Daily Cal sports writer Jimmy Tran on this photo: "I worked that guy."

Few Cal fans know that the Big Game wasn’t the only trans-bay football contest of epic proportions that occurred this past Saturday. Every year, on the morning of the Big Game, the staff of The Farm’s student paper, The Stanford Daily, battles the staff of our very own Daily Californian for the coveted Exacto knife (Get it? It’s like an axe! Only, smaller. And more paper-related) in a flag football game.

Every year, these two groups come together to perpetuate a rivalry older than time itself. Every year, flags are grabbed, touchdowns are scored and mirth is had by all involved. And every year (since, like, 2003 anyway) the Daily Californian prevails in victories that are as symbolic as they are impressive. Every year, that is, until this year. read more »

480px-gemeinefichte.jpg So, apparently, someone at The Stanford Daily holds the title of “Dirty Cal Student.” He writes a weekly column. About nothing. Badly. We’re confused. If, as one of the articles suggests, Cal students are “so much more into the rivalry between the two schools,” then why on earth would this column exist? You don’t see the Daily Cal publishing a weekly column written by “Narcissistic Stanford Student,” do you? We’ve got better things to write about, like Code Pink.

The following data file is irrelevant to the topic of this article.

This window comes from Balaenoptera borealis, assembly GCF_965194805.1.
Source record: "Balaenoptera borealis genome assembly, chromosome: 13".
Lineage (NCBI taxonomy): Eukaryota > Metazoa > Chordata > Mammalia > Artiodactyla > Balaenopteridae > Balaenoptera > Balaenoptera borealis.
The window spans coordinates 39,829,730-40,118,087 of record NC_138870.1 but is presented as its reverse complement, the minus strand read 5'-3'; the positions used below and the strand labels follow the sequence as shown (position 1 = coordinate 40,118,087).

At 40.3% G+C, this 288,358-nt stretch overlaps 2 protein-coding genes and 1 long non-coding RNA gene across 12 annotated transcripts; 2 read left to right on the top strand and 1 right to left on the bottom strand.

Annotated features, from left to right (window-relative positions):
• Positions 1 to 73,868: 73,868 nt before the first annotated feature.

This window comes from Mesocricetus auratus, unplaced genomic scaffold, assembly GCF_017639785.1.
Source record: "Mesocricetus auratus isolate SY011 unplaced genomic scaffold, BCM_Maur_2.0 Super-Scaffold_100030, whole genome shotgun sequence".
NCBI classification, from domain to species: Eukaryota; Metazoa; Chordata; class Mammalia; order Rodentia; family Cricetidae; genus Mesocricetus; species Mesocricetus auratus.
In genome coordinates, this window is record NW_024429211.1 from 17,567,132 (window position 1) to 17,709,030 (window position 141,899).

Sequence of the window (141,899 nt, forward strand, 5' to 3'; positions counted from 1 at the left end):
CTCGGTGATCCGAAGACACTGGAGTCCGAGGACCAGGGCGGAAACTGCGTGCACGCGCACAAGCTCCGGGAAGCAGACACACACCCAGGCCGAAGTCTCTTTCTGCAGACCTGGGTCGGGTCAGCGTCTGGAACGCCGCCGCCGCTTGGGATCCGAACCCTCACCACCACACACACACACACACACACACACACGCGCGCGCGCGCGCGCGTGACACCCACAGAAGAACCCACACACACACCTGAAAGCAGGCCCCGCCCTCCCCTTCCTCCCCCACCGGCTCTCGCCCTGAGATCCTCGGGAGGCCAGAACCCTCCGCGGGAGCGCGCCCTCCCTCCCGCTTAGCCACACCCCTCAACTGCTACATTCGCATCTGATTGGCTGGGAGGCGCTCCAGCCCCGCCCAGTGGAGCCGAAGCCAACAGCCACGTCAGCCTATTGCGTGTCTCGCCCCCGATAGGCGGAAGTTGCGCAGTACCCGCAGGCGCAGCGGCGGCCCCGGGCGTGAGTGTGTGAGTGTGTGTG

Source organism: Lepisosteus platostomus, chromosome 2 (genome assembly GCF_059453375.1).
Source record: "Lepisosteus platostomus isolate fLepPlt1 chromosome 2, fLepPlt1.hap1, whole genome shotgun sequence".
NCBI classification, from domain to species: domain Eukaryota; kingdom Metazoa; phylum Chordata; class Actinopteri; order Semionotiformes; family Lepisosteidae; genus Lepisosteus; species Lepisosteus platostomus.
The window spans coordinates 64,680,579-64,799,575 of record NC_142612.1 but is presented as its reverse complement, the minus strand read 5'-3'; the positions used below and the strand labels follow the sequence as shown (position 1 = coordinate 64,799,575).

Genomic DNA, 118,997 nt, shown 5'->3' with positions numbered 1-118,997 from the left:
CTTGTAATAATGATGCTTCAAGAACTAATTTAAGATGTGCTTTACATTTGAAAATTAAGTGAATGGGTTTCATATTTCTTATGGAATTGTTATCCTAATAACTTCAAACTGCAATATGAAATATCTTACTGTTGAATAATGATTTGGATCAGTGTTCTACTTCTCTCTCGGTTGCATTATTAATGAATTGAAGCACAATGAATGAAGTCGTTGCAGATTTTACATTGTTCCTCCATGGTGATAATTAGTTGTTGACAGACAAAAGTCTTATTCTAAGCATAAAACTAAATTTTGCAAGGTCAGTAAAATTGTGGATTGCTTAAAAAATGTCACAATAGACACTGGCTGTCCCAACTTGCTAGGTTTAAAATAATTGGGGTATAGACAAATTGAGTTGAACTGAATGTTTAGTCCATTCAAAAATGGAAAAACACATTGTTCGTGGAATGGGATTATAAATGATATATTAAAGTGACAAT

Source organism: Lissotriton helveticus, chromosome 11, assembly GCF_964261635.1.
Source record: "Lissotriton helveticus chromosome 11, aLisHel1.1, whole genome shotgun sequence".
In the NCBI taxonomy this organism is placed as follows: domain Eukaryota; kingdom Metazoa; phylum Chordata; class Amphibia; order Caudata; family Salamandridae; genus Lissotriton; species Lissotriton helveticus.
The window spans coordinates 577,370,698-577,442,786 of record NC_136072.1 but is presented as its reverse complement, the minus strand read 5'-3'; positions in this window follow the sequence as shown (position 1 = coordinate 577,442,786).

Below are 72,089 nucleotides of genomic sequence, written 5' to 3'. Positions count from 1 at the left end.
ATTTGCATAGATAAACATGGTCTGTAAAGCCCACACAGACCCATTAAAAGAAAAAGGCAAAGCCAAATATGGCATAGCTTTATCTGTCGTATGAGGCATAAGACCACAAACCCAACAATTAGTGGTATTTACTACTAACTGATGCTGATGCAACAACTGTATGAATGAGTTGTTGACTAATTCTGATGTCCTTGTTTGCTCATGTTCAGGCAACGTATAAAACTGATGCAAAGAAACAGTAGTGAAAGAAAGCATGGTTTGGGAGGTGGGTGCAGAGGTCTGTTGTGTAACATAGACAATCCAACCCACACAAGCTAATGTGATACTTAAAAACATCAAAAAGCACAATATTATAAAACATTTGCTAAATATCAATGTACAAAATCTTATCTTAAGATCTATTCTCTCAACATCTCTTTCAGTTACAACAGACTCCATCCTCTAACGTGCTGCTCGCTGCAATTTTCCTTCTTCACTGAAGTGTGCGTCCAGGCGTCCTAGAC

The big question here is, “Who is this guy, anyway?” A more minor question is, “Why are they letting him write an non-funny, aimless and poorly-written regular column?” Alright, we’ll take the high road and not devote any more time or Clog space to this. We just thought you should know the truth. Go back to your shower heads, Stanford Daily.

We hate to do it, but…Stanford Daily [Website]

The Clog has finally got around to putting up pictures from last Saturday’s Ink Bowl. Enjoy.

And before you start, yes, bob jenkins, we know you don’t care.